Porto add to storm of trouble for Chelsea and Mourinho

Manager’s air of calm has disappeared as season goes from bad to worse

Chelsea’s manager Jose Mourinho sits on the bench during half-time in the Champions League Group G match against his former club FC Porto at at Estádio do Dragão. Photograph: Jose Coelho/EPA

Chelsea’s manager Jose Mourinho sits on the bench during half-time in the Champions League Group G match against his former club FC Porto at at Estádio do Dragão. Photograph: Jose Coelho/EPA

 

FC Porto 2 Chelsea 1

Jose Mourinho used to exude calm authority in these parts but, as panic gripped his Chelsea team here, the Portuguese could only scowl helplessly from the fringes of his technical area. All the vulnerability which has undermined the defence of his side’s domestic title was exposed here in European competition, Porto rampant too often as the visitors lost all semblance of composure. This team is lurching from one befuddled display to the next.

This was a horrible defeat, the narrow scoreline deceptive with those who had made up Chelsea’s fragile rearguard likely to be haunted for some time by the memory of Yacine Brahimi and his Porto team-mates pouring through them at pace.

Even the manager’s tweaking of his line-up failed to have much of an effect, a rejigged team just as prone here as his previous selection had been at Newcastle on Saturday. Kurt Zouma saw his shot drift agonisingly wide of an empty net with the last kick of the match, but a draw would have been an injustice. This was a Chelsea team too often overwhelmed.

If those unnamed “six players” whose attitude, desire and commitment so displeased Mourinho in the first half at Newcastle had hoped the manager would forgive and forget then his selection here must have come as a rude awakening.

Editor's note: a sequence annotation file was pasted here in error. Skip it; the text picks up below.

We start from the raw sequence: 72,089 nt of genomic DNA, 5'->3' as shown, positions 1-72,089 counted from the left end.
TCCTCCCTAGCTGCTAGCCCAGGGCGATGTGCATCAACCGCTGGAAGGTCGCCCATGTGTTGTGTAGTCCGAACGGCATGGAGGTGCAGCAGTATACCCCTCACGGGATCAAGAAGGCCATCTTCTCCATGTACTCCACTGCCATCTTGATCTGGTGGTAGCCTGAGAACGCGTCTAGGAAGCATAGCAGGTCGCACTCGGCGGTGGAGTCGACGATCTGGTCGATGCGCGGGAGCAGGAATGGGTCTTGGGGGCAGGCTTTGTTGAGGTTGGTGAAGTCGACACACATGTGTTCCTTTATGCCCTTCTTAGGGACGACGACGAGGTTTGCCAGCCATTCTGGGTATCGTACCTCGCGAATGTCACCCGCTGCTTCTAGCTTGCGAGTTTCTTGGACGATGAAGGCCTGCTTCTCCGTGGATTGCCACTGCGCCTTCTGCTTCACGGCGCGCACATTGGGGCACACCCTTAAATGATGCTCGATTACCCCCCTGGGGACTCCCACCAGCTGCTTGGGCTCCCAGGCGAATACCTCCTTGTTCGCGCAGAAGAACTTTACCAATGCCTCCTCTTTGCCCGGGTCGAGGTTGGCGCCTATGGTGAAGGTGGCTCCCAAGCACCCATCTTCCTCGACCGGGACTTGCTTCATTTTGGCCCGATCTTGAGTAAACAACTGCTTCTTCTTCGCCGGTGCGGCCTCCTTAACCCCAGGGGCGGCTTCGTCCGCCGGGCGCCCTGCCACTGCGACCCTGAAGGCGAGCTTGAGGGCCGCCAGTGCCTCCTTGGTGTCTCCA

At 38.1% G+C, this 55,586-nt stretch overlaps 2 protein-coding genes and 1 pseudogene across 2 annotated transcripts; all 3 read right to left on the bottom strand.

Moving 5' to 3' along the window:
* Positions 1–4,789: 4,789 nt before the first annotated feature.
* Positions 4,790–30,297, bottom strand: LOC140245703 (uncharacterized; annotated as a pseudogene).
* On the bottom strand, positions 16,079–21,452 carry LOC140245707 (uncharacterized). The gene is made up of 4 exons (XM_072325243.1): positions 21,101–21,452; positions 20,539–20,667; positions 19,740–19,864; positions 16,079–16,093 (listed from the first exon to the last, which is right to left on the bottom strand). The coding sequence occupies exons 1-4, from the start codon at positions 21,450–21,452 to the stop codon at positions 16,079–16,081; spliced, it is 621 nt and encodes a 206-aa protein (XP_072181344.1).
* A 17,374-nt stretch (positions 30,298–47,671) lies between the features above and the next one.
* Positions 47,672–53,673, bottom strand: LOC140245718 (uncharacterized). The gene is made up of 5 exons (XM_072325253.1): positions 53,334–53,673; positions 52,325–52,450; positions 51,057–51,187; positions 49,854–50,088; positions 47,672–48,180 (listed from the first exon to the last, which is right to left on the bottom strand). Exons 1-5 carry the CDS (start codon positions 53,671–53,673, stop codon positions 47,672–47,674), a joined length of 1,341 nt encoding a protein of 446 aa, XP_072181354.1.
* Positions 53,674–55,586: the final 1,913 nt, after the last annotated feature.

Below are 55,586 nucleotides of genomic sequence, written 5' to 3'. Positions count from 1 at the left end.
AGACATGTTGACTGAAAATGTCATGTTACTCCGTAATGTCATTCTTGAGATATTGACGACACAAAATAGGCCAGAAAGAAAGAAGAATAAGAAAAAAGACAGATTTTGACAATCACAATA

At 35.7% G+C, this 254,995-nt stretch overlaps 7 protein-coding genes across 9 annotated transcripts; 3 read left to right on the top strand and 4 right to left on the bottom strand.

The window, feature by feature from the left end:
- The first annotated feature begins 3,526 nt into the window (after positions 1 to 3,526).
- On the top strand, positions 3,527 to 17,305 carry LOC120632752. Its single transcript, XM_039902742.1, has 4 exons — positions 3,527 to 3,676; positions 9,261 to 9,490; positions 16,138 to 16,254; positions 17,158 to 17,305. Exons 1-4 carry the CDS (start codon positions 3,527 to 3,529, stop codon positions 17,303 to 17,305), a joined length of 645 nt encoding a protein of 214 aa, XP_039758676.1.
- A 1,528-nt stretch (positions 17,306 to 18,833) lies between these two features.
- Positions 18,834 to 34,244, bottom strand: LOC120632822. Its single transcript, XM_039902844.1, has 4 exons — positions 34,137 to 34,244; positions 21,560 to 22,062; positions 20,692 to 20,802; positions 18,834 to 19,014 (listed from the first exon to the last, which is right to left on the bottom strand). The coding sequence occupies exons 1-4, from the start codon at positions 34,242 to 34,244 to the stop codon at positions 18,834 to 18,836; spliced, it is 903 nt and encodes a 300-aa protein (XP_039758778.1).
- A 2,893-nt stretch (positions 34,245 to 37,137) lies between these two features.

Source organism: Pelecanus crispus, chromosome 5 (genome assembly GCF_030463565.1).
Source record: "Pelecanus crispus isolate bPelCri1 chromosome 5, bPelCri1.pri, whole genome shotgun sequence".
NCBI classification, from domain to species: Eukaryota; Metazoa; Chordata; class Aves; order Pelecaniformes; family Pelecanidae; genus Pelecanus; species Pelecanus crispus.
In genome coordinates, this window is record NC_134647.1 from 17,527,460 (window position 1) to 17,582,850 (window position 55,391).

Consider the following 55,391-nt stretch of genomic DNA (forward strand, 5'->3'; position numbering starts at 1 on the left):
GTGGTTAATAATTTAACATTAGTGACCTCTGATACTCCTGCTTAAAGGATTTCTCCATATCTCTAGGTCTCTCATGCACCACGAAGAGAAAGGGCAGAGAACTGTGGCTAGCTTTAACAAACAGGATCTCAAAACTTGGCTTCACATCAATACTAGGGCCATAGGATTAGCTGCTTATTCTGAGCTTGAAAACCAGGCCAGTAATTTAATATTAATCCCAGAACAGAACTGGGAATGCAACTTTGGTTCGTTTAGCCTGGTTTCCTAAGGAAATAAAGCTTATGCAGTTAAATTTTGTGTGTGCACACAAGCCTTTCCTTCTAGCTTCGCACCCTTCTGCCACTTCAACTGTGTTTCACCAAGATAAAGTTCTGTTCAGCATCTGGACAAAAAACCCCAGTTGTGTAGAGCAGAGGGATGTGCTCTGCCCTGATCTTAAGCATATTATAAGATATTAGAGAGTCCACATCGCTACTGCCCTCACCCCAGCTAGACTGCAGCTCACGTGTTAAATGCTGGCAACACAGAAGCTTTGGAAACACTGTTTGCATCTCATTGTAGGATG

Eden Hazard and Nemanja Matic, modern mainstays of this team, had been cast among the substitutes, alongside the increasingly underused John Terry. Oscar, Loic Rémy and Radamel Falcao, who would have had his own motivation to excel here as a former Porto player, had not even travelled to Portugal, despite apparently being fit and available.

This was not quite as radical a selection as André Villas-Boas’s in Naples or Roberto di Matteo’s in Turin, both of which ended up feeling more like suicide notes but it still felt like a statement.

It certainly demanded a reaction and there was an initial urgency to Chelsea. The visitors were driven forward by Ramires and Willian – rare positives from Tyneside whose cameos had salvaged a point – with Cesc Fàbregas and Pedro slippery at their side and Diego Costa, restored in the midst of his domestic suspension, a mobile, aggressive focal point for his team. The Premier League side had provided a real threat on their brisk counter-attacks up to the interval and might have led. As it transpired, they were grateful to retire level.